Marketing is ultimately about changing the behavior of a customer (e.g. a purchase decision). Related to this, creating new behavior patterns of employees is also essential for transforming a company culture and brand. With social media dominating our lives today, the behavior of company employees and external customers is intertwined, presenting new opportunities for strengthening company brands.
In a recent newsletter from a friend, Rich Czerniawski referred to the concept of “keystone habits,” which came from Charles Duhigg’s book, The Power of Habit: Why We Do What We Do in Life and Business. Basically, keystone habits are “bedrock habits that cause other habits to flourish.” Duhigg states that “40% to 45% of what we do every day [that] sort of feels like a decision…is actually a habit.” This principle has important implications for building a performance-driven company culture and brand, as well as changing the behavior of consumers.
The potential of a keystone habit is that it can encourage other related behavior pattern changes that will combine to establish a more complete, productive performance. Czerniawski used exercise as an example. Once a person establishes a core, consistent exercise pattern, and it produces positive results (e.g. loss of weight, increased energy, satisfaction from achievement, etc.), it will trigger other healthy choices and behaviors such as more nutritional eating, procrastinating less, sleeping more soundly, and more attention to other hygienic habits. It builds like a chain reaction.
The culture of a company revolves around its values, established and demonstrated by its top leaders. The importance of clearly defining and showing off these values is more critical than ever, due to the rise of activism and the ability to easily attack corporate brands via social media, which is exacerbated by the general lack of credibility and trust people hold for business today. According to Duhigg, success is based not so much on strategic decisions, but on the habits and values within the organization.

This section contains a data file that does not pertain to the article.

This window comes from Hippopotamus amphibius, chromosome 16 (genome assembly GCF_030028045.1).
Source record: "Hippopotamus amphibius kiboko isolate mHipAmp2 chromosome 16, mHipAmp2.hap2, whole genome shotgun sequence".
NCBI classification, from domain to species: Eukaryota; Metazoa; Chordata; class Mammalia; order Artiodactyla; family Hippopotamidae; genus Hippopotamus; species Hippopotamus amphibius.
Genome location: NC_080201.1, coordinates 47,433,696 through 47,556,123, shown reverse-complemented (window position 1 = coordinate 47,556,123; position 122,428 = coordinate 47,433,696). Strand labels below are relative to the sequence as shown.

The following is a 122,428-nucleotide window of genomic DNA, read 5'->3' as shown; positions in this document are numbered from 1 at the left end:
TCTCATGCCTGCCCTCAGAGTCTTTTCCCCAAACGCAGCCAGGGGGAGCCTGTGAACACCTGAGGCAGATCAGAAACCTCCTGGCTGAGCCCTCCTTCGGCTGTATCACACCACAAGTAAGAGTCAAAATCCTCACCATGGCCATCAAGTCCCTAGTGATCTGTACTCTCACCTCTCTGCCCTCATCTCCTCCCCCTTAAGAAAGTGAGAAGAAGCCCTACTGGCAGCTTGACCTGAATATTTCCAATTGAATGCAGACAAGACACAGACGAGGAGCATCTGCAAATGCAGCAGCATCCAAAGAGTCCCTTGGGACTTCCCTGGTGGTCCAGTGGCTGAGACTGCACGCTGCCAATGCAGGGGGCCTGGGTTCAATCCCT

Engaging and listening to customers is fundamental, especially by corporate leaders. Years ago, when David Neeleman founded and ran JetBlue, he would frequently join a flight to personalize the company’s customer focused values. Once the flight was airborne, he would stand up and thank everyone for flying JetBlue, then go down the aisle to ask passengers how JetBlue could improve its service. This not only made a huge impact on its customers, which was often shared online, but also made an indelible impression on the JetBlue employees. This “minor” keystone habit by Neeleman galvanized and encouraged all employees to create and practice more initiatives to enhance the JetBlue image of a customer-driven brand. In short, these small acts helped create a more credible and widespread performance-driven culture for JetBlue.
In addition to these employer-branding efforts, the principle behind keystone habits is relevant for customer service and marketing practices. Habits form neurologically in the unconscious part of the brain, starting in the prefrontal cortex, and when behavior becomes a habit and automatic, it moves into the unconscious basal ganglia part of the brain. The end result is a feeling of satisfaction or accomplishment, an important emotion that Duhigg says is the reward from a new habit.
Neuroscientists have proven that emotion is the main cause of behavior, and the perception of brand values is emotion-driven. In his recent book, Thinking, Fast and Slow, psychologist and Nobel prize winner Daniel Kahneman explains that human behavior is driven more by emotion and intuition than rationality. Neuroscientist John Caine‘s findings that “the essential difference between emotion and reason is that emotion leads to action while reason leads to conclusions” supports this.
While values trigger emotional feelings by definition, and these are essential for developing a trustful relationship between a brand and its customers, the big challenge today in our dynamic digital world is to demonstrate actions that will make people believe in these values. This is why/how these keystone habits can become so powerful for convincing customers (and employees) that your value promises are indeed being delivered in a way that will overcome these feelings of distrust and cynicism.
Successful branding will be accomplished when executives realize that changing behavior and creating a performance-driven culture will best be achieved if both employer-branding initiatives and consumer marketing are coordinated. The benefits must be clearly demonstrated with visible action to cultivate a stronger culture and reinforce its core brand values.